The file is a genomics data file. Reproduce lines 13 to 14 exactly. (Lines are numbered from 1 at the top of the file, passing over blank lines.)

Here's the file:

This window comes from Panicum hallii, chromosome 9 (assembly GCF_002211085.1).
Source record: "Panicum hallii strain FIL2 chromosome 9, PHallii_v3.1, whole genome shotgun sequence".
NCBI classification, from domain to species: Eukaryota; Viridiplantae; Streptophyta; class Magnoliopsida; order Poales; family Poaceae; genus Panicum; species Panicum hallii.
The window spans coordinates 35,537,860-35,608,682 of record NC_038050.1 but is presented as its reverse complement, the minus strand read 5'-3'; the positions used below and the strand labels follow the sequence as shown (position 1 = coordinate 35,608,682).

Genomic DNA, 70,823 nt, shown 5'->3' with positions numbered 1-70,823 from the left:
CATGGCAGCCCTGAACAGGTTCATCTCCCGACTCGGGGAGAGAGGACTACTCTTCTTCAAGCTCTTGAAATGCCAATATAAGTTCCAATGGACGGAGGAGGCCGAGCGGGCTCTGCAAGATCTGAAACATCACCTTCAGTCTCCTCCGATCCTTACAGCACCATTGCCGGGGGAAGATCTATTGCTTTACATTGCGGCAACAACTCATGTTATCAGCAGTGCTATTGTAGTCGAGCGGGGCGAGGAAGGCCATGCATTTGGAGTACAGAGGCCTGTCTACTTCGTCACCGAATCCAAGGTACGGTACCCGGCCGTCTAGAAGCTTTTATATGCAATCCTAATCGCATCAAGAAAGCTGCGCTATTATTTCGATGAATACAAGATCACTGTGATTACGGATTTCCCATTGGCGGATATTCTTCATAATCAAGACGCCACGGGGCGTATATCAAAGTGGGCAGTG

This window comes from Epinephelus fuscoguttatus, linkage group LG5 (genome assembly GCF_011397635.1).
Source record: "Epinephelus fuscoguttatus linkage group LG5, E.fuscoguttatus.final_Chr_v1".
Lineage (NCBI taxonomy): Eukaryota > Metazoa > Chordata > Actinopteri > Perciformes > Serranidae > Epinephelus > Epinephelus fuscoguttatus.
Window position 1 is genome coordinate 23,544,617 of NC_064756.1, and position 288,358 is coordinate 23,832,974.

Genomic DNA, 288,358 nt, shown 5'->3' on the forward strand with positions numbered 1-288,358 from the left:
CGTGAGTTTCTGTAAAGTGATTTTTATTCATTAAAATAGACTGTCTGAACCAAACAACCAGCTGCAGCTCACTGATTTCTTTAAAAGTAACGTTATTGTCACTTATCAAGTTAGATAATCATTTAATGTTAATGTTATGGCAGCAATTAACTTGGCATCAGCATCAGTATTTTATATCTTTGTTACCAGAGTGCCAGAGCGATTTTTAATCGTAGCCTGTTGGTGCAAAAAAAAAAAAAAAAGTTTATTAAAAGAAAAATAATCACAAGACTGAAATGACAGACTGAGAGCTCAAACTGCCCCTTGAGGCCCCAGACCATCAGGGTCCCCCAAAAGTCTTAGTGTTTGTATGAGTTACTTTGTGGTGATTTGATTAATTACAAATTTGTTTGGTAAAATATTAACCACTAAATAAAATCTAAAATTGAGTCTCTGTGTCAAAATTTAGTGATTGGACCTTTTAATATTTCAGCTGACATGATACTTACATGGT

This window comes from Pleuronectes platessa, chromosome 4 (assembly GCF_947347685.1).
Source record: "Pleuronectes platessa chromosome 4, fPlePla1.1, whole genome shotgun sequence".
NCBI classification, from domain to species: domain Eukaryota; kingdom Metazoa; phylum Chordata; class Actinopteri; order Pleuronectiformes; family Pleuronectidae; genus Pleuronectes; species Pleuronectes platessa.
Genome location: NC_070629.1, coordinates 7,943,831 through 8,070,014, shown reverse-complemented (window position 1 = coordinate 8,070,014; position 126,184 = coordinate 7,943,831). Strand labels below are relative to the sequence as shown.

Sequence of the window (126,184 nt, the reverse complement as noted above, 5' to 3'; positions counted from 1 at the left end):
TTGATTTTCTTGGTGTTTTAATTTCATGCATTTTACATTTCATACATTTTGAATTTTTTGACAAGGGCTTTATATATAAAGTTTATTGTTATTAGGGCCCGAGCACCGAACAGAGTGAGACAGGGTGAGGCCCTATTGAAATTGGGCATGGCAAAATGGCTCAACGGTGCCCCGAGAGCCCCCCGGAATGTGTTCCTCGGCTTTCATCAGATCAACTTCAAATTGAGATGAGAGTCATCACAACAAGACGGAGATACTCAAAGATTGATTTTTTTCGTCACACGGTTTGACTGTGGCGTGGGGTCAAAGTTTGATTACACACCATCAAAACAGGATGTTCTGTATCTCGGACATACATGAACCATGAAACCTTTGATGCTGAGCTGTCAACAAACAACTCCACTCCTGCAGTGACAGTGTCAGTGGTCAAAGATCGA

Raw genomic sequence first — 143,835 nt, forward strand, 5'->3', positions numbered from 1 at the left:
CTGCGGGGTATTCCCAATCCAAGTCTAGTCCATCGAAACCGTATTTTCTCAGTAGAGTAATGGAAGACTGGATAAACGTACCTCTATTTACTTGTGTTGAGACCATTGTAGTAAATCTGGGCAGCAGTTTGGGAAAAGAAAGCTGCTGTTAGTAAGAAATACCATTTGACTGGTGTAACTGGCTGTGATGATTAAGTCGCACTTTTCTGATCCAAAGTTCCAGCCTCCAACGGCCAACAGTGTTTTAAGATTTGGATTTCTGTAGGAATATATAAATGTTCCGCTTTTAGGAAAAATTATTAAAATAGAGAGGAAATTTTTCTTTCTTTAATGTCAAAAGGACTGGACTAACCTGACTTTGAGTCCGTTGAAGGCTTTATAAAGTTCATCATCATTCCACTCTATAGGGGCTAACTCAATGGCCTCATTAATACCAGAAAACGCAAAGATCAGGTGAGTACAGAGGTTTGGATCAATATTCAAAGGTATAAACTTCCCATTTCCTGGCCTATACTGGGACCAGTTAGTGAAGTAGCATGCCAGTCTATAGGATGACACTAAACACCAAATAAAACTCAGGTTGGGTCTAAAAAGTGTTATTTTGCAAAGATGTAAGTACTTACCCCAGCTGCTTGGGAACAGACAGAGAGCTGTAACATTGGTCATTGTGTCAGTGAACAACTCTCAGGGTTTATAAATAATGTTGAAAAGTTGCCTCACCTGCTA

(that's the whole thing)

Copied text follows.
This window comes from Pleuronectes platessa, chromosome 4 (assembly GCF_947347685.1).
Source record: "Pleuronectes platessa chromosome 4, fPlePla1.1, whole genome shotgun sequence".